‘Finally, the fifth step to sanity demands a critical appraisal of the theoretical foundations of religious extremism. Tomes have been written on tolerance in general, and often perfunctory, terms. Many have devoted time and resources to talks on inter-faith harmony. But very little has been done to protect Islam against its manifestly wrong interpretation by the high priests of militancy.’

I agree with Rehman, that largely tepid plans to regulate the working of madrassas must be tightened up and a commission set up to probe the contents of so-called religious publications, which are believed to account for three-quarters of all publications in Pakistan each year.

The objective should be the confiscation of material used to brainwash young boys and convince them of the urgency of not only killing Ahmadis, Shias, and even Sunnis, for sectarian or political differences, but also of treating attacks on hospitals as a holy mission on the route to paradise.

For a people who have allowed raw emotions to rule their minds for decades the trek back to sanity will be neither easy nor painless. If the government doesn’t work now, the future could be worst than Iraq or Afghanistan, where sectarian wars and divisions are already hitting hard.

Kicking the habit

Corruption in Pakistan, a famous phenomenon that the media regularly reports on, is not only evident in the obvious cases, where government officials pinch money. It is also happening in cases where systems are dysfunctional, compelling ordinary people to give bribes and money in order to obtain the amenities that are most essential for human existence.

Unfortunately, corruption of every sort is found at all levels.

At the public level almost every individual is involved: public office is used for private gain at the expense of taxpayers. But even on the private level the average Pakistani is being further oppressed thanks to the business mafia, which is busy increasing the price of goods and exhorting money from already empty pockets.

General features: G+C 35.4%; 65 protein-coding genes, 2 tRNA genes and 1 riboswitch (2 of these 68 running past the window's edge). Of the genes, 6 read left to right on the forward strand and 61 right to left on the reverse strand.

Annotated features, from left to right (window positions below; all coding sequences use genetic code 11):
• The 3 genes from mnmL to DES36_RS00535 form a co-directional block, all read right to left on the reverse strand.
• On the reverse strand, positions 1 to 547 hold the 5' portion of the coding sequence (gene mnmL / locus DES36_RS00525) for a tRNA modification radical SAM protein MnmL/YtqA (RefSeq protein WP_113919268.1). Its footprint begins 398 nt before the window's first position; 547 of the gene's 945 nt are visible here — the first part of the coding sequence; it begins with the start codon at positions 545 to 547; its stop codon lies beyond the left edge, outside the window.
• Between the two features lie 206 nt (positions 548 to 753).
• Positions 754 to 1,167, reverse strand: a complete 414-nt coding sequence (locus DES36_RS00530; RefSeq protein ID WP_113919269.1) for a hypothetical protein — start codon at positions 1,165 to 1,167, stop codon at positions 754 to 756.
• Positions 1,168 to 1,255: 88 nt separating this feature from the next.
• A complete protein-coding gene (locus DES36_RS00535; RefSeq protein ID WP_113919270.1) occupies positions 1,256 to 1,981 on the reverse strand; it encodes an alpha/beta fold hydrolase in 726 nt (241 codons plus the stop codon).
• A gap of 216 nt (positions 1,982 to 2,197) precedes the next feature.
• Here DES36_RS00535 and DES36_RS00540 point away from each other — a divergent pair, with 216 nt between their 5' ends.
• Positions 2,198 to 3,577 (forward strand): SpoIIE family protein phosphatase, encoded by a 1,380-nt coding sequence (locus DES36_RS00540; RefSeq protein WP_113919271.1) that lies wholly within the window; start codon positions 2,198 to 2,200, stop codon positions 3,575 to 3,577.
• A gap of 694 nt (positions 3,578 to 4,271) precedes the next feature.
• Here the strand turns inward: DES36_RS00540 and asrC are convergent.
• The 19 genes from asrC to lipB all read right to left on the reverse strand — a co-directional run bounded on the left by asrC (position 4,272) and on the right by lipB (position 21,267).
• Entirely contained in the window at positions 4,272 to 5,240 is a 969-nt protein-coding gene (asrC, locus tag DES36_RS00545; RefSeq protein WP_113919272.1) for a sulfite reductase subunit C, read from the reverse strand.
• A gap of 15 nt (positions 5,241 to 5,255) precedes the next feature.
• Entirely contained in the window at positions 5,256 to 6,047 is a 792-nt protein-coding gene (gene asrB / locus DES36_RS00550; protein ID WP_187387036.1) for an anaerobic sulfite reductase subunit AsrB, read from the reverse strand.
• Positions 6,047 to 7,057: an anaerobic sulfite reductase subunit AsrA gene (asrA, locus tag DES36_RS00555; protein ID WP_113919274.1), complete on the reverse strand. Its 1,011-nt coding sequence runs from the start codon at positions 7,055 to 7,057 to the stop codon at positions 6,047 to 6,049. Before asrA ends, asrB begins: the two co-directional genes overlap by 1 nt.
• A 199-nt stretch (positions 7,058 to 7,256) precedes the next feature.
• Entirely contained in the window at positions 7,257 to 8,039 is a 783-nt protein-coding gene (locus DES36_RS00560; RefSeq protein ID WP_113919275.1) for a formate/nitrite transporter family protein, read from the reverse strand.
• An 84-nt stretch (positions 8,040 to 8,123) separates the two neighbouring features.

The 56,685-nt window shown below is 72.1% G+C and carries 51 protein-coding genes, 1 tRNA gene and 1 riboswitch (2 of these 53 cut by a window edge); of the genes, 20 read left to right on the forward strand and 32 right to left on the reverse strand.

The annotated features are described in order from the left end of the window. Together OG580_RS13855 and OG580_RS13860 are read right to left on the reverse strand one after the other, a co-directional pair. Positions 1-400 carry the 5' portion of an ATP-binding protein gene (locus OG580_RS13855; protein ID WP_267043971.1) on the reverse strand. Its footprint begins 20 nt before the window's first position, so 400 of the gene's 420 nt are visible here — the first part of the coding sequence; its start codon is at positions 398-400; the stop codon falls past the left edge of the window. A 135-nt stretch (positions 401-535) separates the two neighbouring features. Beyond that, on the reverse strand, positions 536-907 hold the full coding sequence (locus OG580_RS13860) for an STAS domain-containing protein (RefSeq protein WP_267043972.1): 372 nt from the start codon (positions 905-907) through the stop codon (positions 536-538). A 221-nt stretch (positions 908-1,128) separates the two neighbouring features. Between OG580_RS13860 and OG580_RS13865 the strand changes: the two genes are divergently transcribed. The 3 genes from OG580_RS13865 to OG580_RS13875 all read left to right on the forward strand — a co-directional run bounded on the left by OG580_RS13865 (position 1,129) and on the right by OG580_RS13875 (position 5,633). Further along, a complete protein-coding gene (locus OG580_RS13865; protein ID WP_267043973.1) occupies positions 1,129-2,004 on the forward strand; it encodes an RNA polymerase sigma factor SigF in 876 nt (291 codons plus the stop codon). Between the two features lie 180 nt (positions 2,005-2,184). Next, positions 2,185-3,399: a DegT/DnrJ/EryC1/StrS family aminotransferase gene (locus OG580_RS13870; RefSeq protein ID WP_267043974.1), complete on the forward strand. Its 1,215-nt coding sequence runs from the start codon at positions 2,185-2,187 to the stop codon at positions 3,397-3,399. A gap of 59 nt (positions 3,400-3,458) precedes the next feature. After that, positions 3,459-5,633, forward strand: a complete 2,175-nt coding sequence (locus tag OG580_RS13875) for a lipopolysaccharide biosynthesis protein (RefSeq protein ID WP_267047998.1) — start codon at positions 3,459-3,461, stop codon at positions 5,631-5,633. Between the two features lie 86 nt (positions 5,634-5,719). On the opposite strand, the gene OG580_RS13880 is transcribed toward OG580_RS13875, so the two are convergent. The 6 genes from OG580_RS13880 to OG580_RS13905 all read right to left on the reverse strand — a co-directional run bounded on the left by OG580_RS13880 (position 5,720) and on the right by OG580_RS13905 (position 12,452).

With the passing of time and through social evolution certain traits and norms are shunned by societies, which adopts improved standards. It shatters me to see our society adopting a backward path as the menace of corruption – which was previously condemned (at least verbally) – is now not only being blatantly exercised by our neo-élite and so-called respectable leaders, but also flaunted not as a vice but a virtue to be appreciated and admired by all. Labels of respectability are awarded only to those who possess the maximum ability and access to plunder.    

The worst kind of corruption, however, is at the administrative level, at which the implementation of policies can be altered. The recent multiplicity of crises that has gained momentum has been a result of severe mismanagement or, should I say, the disinterest and unconcerned attitude of officials. So the nation has been pushed towards bankruptcy, despite its plentiful resources, for personal gain. State apparatus is being neglected, properties and natural resources are left to either be wasted or handed over to other countries without even considering the short- or long-term implications and despite the country’s precarious condition. The massive power shortage is an example that could have easily been avoided and rectified, yet still the nation is suffering power failures. Major cities remain shrouded in utter darkness while the administration remains calm and busy doing what it does best: nothing.